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Graffiti Guy Posing In Front of His Work

February 9, 2009 Art, Contemporary No Comments

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This stunning piece of art titled Graffiti Guy Posing In Front of His Work by Bedri Baykam is being showcased as part of the Contemporart Art Turkish Auction, at Sotheby’s on March 4th, 2009 at their Bond Street location.

Here are the official Catalog notes:

LOT 72

– BEDRI BAYKAM
B. 1957
GRAFFITI GUY POSING IN FRONT OF HIS WORK

40,000—60,000 GBP

MEASUREMENTS
measurements note
140 by 175cm.; 55 1/8 by 69 7/8 in.
DESCRIPTION
 signed and dated 84 acrylic, spray-paint and china ink on canvas
PROVENANCE
 Collection of the Artist 
LITERATURE AND REFERENCES
Exhibition Catalogue, New York, Martin/Molinary Gallery, Bedri Baykam: Art From the Eighties, 1985, p. 23, illustrated in colour
CATALOGUE NOTE
 These days the graffiti art scene is thriving, supported by institutions such as the Tate and the Brooklyn Museum and being traded through some of the most prestigious galleries. It has not always been so, indeed graffiti artists continue to be subjected to censure by local government despite their validation by the artistic establishment. In the United Kingdom in 2008 for instance, five members of the DPM crew were sentenced with up to two years jail time. The milieu in which Bedri Baykam operated in New York was even more rigorous than it is now.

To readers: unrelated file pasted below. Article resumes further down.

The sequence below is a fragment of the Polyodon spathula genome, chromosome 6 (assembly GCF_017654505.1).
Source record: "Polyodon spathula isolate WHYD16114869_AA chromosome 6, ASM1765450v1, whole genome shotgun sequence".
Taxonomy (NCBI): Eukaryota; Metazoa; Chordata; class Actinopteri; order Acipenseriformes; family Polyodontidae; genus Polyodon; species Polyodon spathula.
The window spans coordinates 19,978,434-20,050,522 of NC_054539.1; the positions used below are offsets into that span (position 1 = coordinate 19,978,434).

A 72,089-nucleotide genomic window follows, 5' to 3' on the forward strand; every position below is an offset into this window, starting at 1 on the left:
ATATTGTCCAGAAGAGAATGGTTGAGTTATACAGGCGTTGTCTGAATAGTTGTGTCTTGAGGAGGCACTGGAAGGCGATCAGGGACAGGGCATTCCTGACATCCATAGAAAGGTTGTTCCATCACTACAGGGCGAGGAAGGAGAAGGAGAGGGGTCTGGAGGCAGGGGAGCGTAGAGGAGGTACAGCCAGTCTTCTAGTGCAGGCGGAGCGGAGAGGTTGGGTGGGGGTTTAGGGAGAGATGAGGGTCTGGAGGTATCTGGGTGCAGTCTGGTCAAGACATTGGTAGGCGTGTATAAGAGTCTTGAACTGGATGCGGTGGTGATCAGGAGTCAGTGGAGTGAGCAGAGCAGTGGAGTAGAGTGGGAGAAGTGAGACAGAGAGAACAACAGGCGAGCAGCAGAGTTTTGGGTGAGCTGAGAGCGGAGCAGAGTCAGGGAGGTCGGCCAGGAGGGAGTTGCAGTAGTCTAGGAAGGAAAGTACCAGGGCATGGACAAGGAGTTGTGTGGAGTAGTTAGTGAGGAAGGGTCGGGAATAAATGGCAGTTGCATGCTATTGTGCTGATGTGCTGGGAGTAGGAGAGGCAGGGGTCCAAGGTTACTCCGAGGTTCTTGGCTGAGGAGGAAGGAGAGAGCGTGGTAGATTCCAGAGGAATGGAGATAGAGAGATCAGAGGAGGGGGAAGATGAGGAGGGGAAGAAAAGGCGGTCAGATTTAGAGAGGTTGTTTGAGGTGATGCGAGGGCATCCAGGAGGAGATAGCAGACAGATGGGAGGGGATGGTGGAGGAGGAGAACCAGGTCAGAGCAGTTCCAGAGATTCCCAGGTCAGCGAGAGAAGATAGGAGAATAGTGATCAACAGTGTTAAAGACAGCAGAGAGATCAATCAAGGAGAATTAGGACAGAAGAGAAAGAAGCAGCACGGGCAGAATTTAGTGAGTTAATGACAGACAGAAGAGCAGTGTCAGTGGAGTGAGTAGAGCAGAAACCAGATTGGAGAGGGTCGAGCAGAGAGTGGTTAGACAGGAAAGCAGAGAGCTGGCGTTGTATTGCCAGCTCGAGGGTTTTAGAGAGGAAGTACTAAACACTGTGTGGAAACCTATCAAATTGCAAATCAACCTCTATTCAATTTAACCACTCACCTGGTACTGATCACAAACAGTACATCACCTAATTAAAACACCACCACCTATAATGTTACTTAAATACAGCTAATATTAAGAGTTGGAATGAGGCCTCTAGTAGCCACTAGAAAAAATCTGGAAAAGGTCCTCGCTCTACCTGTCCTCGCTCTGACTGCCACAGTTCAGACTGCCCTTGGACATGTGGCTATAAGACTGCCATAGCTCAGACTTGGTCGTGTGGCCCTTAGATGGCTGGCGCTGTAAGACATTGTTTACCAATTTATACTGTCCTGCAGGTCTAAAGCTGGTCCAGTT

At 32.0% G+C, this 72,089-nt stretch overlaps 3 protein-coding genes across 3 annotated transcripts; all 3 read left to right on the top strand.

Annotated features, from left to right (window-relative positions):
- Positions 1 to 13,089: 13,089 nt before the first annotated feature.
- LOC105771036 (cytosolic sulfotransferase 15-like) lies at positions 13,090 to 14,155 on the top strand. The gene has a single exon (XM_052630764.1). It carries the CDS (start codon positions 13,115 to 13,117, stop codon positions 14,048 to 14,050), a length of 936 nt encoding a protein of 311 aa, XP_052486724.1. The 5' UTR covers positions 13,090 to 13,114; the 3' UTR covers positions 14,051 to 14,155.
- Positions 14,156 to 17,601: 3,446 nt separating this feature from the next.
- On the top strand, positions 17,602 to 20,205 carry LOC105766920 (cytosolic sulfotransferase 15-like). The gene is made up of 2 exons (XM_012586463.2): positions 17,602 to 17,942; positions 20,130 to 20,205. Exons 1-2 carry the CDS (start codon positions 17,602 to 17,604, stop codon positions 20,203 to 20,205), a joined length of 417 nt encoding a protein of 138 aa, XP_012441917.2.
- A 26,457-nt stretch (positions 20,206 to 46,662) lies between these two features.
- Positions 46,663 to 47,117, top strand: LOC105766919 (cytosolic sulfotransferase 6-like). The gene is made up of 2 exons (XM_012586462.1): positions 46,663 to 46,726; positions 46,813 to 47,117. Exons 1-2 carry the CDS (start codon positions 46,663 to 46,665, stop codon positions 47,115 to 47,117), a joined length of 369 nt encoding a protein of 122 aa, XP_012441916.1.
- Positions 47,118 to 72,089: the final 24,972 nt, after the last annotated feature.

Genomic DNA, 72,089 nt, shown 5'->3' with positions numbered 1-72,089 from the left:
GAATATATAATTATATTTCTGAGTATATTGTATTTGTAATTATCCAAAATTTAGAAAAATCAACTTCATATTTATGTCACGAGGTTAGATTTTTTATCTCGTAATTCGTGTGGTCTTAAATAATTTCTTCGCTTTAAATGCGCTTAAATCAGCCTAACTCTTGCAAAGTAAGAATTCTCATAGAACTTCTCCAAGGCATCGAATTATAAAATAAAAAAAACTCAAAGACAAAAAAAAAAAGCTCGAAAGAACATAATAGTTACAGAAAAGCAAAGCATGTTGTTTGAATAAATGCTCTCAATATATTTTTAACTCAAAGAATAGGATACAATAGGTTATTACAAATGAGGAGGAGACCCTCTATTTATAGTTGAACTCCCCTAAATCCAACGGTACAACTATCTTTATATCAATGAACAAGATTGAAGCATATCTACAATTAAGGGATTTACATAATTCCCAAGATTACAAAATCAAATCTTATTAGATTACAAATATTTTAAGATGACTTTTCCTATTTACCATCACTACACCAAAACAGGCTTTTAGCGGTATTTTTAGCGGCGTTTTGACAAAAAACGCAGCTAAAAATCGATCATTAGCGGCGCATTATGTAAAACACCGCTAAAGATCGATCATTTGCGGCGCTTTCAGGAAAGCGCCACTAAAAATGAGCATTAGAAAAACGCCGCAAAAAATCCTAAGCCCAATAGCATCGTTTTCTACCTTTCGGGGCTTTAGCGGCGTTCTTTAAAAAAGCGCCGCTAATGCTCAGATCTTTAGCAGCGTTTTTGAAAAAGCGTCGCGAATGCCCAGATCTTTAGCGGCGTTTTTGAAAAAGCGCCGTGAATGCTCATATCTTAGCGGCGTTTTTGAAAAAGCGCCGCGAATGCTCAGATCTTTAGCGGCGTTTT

Truly a rebel artist, Bedri Baykam exhibited in a group show, the 30th Salon de Montrouge in Paris, with one of the most notorious graffiti artists of the 80s and 90s, Jean-Michel Basquiat; whose tag SAMO stood for Same Old Shit. Graffiti art as we know it began in New York in the 1970s bombing and tagging trains began as an outlet for frustrated youth in the Bronx and spread throughout the city. By the end of the 70s however the government had severely cracked down on the graffiti artists that roamed New York. This, in combination with restrictions on paint sales and the birth of the city’s crack epidemic, brought the graffiti scene almost to a standstill. Yet it was during this most challenging period that Bedri Baykam brought his own tag to Manhattan, and operated its streets.

Graffiti has always been a means of expression and identity, Baykam’s multi-lingual tagging of phrases in English or Turkish, often reading “meet the Turk,” conveys his flagrant disregard for the establishment through the taunt, a sense of his cultural isolation and is conceptually something of a self-portrait. The incorporation of the tag in this work truly captures the zeitgeist of the early 80s’ street scene: dirt, ink and spray-paint combined with the wild sketchy brushstrokes of the neo-expressionists patently recalls the work of his friends and contemporaries Jean-Michel Basquiat and Julian Schnabel, transporting the viewer to the dangerous crack- and cop-ridden streets of New York in the early 1980s.

Graffiti Guy Posing in Front of His Work, is one of Bedri Baykam’s seminal works. A rare painting from his gritty neo-expressionist period, it is iconic in its documentation of the Graffiti Art movement.

Source: Sotheby’s

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